Food Allergies on the Go
School, homework, sports, club activities, hanging out with friends ... sometimes it's a wonder that there is any time left at all to eat! To help you with your busy schedule, here are a few tips for filling up on the go.
Most likely, there will be days when you're running late—plan for it! Stock your kitchen with breakfast foods that can be easily carried, such as individually wrapped homemade muffins, safe commercially prepared toaster pastries, or cereal bars. If you like smoothies for breakfast, try pouring them into travel coffee mugs.
Combat the "Bag Lunch Blues" by enlisting the help of your family and friends to create a list of creative lunch ideas. Consider starting a family contest—whoever comes up with the most unusual (but tasty!) sack lunch will get his or her lunch packed for a week. Give sandwiches a new twist by replacing bread with flour or corn tortillas—wrap them up and seal with a toothpick or cover with aluminum foil so your wraps will keep their shape. Turn last night's dinner into today's lunch and pack into a disposable plastic container.
Many students look for a quick bite to eat after school to energize themselves before club meetings or team practices. Rather than relying on a local fast-food restaurant or a vending machine (usually you can't read the ingredients of a food until after you buy it), keep a safe snack in your locker, car, or backpack. Keep homemade trail mix in individually sized sandwich bags in your pantry at home, ready to grab on your way out the door. Pack crackers or other snacks in airtight containers and store them in your gym bag or glove compartment. By making sure you always have a safe snack within reach, you'll be less tempted to take risks when you're hungry.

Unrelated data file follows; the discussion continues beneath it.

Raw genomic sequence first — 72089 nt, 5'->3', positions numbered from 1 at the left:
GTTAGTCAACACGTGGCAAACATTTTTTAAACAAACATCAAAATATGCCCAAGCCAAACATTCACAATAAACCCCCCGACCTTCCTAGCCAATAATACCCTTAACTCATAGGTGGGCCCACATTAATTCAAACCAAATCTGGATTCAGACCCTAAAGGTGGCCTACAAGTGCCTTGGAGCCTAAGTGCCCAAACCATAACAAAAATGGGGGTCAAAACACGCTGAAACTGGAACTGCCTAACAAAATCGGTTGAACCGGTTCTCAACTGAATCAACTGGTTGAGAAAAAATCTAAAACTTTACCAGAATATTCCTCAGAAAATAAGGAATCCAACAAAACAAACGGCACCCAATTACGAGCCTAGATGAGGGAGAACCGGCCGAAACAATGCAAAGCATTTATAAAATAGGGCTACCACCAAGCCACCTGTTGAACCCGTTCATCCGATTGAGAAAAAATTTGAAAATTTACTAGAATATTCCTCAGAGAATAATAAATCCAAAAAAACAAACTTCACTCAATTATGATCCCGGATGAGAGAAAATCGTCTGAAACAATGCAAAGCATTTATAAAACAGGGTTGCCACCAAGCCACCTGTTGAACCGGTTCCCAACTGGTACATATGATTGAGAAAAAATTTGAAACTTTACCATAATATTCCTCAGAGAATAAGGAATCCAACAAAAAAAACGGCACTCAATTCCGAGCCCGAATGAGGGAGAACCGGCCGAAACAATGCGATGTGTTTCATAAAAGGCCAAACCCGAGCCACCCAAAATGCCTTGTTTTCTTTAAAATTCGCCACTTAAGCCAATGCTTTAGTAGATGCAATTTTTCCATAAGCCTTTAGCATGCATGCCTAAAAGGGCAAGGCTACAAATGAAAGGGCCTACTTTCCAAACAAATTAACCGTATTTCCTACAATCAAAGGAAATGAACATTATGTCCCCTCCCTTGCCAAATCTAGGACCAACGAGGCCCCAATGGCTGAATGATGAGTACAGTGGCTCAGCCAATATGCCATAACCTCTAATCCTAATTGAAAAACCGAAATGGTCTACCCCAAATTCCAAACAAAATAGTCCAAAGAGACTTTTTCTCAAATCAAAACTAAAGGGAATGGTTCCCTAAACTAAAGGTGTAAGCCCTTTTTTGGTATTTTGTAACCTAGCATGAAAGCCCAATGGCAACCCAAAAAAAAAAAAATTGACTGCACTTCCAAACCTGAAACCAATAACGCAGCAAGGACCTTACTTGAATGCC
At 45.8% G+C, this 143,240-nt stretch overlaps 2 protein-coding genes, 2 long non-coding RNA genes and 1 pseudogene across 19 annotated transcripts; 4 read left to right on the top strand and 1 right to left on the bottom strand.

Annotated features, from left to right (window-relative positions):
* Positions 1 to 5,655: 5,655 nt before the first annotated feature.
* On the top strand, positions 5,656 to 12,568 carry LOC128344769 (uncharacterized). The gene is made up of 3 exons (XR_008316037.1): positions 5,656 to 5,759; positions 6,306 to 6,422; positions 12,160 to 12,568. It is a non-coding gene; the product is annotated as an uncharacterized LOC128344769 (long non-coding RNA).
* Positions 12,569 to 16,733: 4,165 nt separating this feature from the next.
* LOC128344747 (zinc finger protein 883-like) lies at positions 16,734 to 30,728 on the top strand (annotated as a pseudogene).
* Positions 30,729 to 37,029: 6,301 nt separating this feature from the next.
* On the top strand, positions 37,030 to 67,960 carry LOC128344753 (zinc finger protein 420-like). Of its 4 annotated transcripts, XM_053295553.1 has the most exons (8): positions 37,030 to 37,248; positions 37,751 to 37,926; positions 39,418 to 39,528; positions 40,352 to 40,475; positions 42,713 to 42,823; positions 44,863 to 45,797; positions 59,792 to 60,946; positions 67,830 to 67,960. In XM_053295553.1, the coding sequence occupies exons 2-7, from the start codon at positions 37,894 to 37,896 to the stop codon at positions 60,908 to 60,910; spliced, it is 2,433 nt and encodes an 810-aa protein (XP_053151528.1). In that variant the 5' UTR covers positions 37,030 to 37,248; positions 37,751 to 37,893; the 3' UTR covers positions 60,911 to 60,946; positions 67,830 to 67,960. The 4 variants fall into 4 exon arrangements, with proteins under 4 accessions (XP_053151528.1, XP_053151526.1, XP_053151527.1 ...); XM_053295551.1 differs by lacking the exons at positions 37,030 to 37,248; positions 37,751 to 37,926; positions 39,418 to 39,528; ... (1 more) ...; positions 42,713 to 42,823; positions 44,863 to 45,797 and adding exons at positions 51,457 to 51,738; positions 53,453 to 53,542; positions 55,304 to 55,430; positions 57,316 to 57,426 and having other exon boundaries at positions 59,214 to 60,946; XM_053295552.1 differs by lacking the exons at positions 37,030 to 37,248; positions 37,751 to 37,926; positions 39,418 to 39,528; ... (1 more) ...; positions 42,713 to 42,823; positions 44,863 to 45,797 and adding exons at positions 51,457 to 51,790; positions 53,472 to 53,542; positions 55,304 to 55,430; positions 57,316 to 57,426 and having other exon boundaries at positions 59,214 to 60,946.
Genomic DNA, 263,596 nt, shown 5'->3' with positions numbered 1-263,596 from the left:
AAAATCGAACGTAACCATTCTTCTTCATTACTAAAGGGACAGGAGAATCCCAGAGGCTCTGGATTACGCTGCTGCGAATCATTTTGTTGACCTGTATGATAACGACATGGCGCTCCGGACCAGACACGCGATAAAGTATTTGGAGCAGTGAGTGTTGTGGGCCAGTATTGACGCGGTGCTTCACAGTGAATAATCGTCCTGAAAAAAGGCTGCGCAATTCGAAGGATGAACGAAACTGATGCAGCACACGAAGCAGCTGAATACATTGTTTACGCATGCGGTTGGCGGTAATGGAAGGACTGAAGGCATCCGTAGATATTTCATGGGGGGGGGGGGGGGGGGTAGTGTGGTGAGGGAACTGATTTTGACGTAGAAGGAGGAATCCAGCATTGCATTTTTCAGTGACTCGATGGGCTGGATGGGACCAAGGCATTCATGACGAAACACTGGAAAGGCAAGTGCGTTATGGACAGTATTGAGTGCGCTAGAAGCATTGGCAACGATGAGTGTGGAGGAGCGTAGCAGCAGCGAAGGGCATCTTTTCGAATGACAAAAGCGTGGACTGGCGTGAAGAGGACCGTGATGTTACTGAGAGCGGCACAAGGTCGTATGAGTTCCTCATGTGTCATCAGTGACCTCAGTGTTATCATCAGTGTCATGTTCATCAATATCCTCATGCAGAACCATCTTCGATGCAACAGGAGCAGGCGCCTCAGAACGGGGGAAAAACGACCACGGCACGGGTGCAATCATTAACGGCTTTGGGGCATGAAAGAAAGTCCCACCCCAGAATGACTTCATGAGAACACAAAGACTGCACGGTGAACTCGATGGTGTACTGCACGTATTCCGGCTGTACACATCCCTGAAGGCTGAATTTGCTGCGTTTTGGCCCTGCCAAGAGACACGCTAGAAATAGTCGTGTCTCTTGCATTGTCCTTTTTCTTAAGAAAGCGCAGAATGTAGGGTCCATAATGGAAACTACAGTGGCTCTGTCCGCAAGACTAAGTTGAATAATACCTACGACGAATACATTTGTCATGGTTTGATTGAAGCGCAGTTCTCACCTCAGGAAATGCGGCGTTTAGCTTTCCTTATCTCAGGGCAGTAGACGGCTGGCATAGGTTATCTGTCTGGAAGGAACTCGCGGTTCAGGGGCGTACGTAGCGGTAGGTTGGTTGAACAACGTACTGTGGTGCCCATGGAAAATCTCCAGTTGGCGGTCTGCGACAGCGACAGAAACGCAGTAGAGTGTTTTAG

If you're in a rush to eat and decide to grab something from a restaurant, don't rely on menu descriptions to determine "safe" items.
Don't assume that because a food was safe the last time you ate at a restaurant, it will always be safe. Ingredients can change daily in food service establishments. If you're in a rush and are tempted to rely on menu descriptions to determine "safe" items, remind yourself that having a reaction will really slow you down. Always ask about ingredients and cooking methods. If you don't explain your food allergy to restaurant personnel, you put yourself at risk for having a reaction, and that would really slow you down.
Finally, no matter how pressed for time you might be, always take a minute to read the ingredient statement carefully. With the passage of the new labeling law, you may notice ingredient changes on several foods that were okay for you to eat in the past. Good luck!